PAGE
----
BUTLER: She had an experience where she had to run. It's like she got home and her bunch of her family had been killed. And she and her little sister had to, like, take refuge and pretty much leave immediately - just, like, grab what was ever on their backs and leave.
(SOUNDBITE SONG, "WAKE UP")
FIRE: (Singing) (unintelligible).
GREENE: There's a place, a Haitian town called Jacmel, and it's actually a place that our listeners learned about - because NPR did some reporting there.
BUTLER: It's incredible. It's an incredible place.
GREENE: Once a very beautiful town that just took such hit during the earthquake, what is it like now? Is it coming back?
BUTLER: We were there for Carnival. The Carnival in Jacmel happens a week before Mardi Gras. And it's like the greatest Carnival in the world that I've seen. No disrespect to Trinidad or Brazil or whatever. It's most spectacular living, breathing folk art. Like, every single person is a painter. Everyone is an artist. The streets are just filled with the most spectacular costumes and music - rah-rah music in the streets - and floats with compas bands and...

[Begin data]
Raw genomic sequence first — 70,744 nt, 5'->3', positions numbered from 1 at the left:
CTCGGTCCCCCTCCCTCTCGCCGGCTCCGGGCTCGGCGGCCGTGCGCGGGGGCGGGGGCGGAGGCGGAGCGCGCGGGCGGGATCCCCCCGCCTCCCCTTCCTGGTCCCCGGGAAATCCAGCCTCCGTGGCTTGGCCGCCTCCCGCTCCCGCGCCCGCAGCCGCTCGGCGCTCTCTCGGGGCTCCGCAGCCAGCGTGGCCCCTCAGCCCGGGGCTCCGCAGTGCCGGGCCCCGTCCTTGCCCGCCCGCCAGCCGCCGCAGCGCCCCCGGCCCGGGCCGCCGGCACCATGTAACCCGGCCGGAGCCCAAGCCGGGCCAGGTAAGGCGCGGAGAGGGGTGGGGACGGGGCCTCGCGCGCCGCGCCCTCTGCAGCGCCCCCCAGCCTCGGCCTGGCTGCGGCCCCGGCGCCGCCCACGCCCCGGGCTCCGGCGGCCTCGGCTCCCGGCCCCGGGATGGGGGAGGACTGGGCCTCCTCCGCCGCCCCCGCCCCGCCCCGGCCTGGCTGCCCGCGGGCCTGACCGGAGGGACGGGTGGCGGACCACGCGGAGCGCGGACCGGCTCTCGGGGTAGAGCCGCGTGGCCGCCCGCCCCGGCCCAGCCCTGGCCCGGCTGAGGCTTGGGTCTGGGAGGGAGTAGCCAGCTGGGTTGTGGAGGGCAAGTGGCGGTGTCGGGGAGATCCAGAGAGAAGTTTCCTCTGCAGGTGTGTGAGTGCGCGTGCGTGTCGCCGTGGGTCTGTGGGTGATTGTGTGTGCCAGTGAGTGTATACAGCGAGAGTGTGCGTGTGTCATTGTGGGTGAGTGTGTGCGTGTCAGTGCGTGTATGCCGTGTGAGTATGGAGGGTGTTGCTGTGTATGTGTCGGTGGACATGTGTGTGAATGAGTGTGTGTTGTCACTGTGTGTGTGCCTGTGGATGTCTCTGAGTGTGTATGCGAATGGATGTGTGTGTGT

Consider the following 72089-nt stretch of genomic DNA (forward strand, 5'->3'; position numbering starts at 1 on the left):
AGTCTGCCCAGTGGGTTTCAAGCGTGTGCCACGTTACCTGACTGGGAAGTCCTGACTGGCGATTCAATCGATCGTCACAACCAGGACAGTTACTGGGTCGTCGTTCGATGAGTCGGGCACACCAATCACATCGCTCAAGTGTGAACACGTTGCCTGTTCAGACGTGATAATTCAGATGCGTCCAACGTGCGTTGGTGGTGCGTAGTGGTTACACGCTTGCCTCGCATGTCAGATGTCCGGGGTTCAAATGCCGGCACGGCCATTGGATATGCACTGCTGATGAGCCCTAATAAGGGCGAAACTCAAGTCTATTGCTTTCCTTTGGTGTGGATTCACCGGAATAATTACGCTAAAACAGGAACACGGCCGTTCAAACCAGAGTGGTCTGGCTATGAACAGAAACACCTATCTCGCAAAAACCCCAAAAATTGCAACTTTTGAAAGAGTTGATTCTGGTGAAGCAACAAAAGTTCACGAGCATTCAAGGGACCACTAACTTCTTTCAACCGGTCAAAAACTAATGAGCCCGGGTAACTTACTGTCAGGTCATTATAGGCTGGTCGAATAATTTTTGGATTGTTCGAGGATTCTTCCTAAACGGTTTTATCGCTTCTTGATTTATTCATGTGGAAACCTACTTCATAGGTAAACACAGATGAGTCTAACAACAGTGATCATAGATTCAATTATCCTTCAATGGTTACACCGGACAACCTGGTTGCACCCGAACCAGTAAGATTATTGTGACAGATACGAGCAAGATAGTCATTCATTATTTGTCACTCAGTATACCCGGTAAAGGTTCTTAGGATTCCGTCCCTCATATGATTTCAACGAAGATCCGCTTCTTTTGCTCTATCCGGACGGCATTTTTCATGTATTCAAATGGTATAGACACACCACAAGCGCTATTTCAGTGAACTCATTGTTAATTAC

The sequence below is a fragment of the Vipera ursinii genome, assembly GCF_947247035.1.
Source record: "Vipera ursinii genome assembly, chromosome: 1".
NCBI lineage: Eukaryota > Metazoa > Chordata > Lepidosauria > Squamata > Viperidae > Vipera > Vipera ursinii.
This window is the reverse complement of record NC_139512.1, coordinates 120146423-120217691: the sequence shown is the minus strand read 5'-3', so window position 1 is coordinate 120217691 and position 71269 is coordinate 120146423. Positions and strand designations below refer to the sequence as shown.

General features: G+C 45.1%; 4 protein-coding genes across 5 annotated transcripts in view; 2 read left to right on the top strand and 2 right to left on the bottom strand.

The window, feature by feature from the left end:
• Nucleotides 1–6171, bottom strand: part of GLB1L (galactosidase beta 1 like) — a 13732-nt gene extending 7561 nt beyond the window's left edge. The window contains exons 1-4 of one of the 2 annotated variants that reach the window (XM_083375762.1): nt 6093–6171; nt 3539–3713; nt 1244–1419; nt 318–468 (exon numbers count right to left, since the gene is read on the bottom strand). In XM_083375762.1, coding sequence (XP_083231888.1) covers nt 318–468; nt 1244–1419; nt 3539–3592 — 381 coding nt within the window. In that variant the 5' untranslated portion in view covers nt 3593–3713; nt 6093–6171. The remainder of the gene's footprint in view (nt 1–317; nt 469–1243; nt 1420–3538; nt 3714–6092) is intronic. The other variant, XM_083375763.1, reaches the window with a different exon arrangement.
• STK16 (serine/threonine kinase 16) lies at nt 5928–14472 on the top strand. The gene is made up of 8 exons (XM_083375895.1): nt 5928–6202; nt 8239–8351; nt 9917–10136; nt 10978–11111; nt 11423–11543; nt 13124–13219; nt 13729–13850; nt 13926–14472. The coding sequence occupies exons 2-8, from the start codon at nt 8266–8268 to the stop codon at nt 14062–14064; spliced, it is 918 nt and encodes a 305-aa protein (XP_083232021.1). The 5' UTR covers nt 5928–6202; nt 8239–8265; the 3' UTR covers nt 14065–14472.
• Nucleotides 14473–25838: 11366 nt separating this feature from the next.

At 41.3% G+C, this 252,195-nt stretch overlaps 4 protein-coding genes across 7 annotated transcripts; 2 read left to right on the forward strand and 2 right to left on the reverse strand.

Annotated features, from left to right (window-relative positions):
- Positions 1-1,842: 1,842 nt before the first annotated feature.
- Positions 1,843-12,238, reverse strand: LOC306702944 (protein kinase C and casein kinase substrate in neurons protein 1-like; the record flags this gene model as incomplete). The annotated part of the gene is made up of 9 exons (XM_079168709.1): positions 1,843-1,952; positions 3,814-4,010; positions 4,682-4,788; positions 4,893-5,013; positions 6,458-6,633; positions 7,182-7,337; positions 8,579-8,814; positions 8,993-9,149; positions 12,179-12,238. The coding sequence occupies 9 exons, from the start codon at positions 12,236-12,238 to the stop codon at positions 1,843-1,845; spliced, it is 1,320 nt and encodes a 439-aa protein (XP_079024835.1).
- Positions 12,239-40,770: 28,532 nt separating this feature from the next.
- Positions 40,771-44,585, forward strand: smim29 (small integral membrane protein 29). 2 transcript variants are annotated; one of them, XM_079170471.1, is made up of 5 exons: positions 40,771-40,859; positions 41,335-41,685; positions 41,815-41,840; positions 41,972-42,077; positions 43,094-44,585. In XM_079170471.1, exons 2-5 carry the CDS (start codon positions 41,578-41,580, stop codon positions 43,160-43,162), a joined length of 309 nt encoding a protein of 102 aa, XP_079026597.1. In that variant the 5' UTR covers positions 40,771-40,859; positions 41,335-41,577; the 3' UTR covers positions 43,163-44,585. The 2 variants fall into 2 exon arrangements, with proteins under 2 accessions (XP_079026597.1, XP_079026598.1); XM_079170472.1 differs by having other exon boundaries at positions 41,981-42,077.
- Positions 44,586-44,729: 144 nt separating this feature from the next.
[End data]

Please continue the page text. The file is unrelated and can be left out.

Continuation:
GREENE: Rah-rah music is a very famous street music in Haiti.
BUTLER: Yeah, rah-rah, I mean actually the song "Here Comes the Nighttime," the fast parts in that song are kind of like a rah-rah beat.
GREENE: Take us to Haiti through the music here.
BUTLER: Well, when you go to Port-au-Prince, when it's kind of evening and the sun is going down - and there's no electricity in Port-au-Prince - and every one is kind of really hustling to get home, 'cause it can be kind of dangerous in a lot of neighborhoods. And...
GREENE: You have to get home before nightfall. I mean or else...
BUTLER: You have to get home before nightfall. And people are, like, have their bags of groceries and they're, like, sprinting in the streets trying to get home.
(SOUNDBITE OF MUSIC, "HERE COMES THE NIGHTTIME")
FIRE: (Singing) When the sun goes down, when the sun goes down, head inside. Because the lights don't work, yeah, nothing works but just say you don't mind...